Hearing Loss And Cognitive Decline

People with hearing loss are more likely to experience cognitive decline. Cognitive decline impairs cognitive functions and takes a toll on brain health, contributing to conditions like dementia. Extensive research shows that hearing loss is a risk factor for cognitive decline. If you have hearing loss, it is critical to take action by getting your hearing assessed and your symptoms treated. Treating hearing loss not only transforms hearing but also supports brain health, reducing the risk of cognitive decline. 

Link Between Hearing Loss And Cognitive Decline

Substantial research reveals that hearing loss increases the risk of cognitive decline. A major study that investigates this correlation was published in the  Journal of the Alzheimer’s Association. Researchers assessed the hearing and cognitive capacities of 10,107 people. When the study started, people did not have any cognitive challenges. After eight years of being assessed, researchers found cognitive decline was: 

  • 30% higher for people with mild hearing loss 
  • 42% higher for people with moderate hearing loss 
  • 54% higher for people with severe hearing loss 

This data highlights two important findings: people with hearing loss were much more likely to experience cognitive decline, and the degree of hearing loss increases the risk. This study is part of extensive research that identifies hearing loss as a risk factor for cognitive decline. 

Impact of Hearing Loss on Brain Health

How exactly does hearing loss impact brain health? Well, it is important to know that hearing not only occurs in the ears but also in the brain. There Are specific portions of the brain that process auditory information. These areas can be impacted in ways that contribute to cognitive decline. 

A study conducted by researchers in the Department of Speech-Language and Hearing Science at the University of Colorado investigated how hearing loss impacts the brain. They did this by taking electroencephalographic (EEG) recordings of adults and children with and without varying degrees of hearing loss. Researchers found that people who had hearing loss also experienced: 

  • Less activity in the areas of the brain responsible for speech-language comprehension
  • Reorganization in the areas that process visual patterns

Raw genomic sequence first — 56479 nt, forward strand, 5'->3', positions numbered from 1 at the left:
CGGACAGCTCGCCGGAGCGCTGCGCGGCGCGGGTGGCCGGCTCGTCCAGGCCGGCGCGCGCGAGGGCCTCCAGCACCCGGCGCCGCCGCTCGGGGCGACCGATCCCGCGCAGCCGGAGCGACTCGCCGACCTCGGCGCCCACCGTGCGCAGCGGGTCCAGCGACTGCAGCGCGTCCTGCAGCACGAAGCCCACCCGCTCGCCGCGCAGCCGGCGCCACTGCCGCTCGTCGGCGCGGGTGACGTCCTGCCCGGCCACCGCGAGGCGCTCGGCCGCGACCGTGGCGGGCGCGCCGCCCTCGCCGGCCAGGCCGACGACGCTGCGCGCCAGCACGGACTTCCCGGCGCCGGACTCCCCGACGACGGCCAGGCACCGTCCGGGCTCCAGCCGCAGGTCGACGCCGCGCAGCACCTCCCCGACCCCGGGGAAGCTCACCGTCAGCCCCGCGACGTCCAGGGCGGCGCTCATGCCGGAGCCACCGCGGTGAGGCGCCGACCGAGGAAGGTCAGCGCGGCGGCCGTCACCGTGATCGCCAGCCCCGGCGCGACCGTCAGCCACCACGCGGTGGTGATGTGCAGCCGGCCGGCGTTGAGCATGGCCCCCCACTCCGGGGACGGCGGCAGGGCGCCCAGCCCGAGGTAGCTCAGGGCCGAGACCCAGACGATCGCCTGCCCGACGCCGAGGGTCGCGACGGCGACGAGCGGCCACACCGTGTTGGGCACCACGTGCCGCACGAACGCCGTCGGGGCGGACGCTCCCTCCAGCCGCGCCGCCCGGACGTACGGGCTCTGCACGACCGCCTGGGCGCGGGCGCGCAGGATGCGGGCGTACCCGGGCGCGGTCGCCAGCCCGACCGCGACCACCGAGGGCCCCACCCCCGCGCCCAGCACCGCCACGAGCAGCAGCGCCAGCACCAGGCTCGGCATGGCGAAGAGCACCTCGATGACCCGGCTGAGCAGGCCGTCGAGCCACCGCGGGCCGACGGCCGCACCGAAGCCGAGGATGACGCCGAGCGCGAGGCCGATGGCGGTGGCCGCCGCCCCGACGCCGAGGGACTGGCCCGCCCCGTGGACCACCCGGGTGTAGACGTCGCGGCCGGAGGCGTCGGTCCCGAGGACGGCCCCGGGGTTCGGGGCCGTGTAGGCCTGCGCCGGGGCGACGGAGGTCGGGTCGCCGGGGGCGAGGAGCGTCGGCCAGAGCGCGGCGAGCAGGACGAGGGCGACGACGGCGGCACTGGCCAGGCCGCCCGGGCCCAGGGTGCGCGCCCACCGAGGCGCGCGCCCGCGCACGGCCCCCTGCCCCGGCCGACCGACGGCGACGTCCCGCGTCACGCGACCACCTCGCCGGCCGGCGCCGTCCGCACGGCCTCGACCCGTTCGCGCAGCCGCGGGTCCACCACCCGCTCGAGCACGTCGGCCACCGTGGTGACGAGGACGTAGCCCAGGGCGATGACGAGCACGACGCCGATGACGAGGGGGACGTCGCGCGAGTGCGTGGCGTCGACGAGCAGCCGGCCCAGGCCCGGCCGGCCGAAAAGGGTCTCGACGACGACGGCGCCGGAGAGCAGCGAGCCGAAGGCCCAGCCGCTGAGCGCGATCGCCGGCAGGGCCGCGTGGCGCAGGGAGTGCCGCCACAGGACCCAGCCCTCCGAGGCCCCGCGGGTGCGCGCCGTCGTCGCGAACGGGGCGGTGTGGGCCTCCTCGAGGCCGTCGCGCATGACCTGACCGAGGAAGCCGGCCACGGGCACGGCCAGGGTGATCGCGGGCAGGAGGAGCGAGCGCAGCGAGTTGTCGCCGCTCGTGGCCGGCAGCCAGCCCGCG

These observations suggest how the brain can change in response to hearing loss. Experts suggest that inactivity in specific areas of the brain can lead to the shrinking of these portions. Known as brain atrophy, this can cause a loss of neurons and weaken neural networks, which can contribute to cognitive decline. 

Hearing loss can also contribute to cognitive overload. The brain is forced to work harder in search for and to process sound signals. Other parts of the brain can intervene to compensate for hearing loss. The brain then uses more energy and is overworked in trying to hear, and this cognitive overload impacts cognitive functions. In addition to brain atrophy and cognitive overload, another way the brain is impacted by hearing loss is reduced engagement. Social withdrawal is a major effect of untreated hearing loss. To avoid communication because of symptoms, people tend to avoid conversations. This includes spending less time with others, participating less in hobbies, and skipping out on social activities. Social withdrawal can result in less engagement and stimulation for the brain, which can also contribute to cognitive decline. 

Treatment Reduces Risk of Cognitive Decline

There are effective ways hearing loss is treated, which not only transform hearing health but also support brain health and reduce the risk of cognitive decline. The most common treatment is hearing aids – electronic devices that are designed to absorb and process speech and sound. This provides the ears and brain with significant support, making it easier to hear and communicate. Research shows that hearing aids can strengthen cognitive function and support brain health. 

A study that looks at the impact of hearing aids on brain health was conducted by researchers at the University of Melbourne. Researchers assessed the cognitive capacities of nearly 100 people before and after wearing hearing aids. They found that “97% of participants showed either clinically significant improvement or stability in executive function (mental ability to plan, organize information and initiate tasks)”. These findings and further research highlights that hearing aids provide ample support that improves cognitive functions and strengthens brain health. 

Get Treatment

The first step towards treatment is having your hearing evaluated. Prioritize your hearing health today by scheduling an appointment for a hearing consultation. Contact American Hearing + Audiology for an appointment at one of our top-rated hearing centers.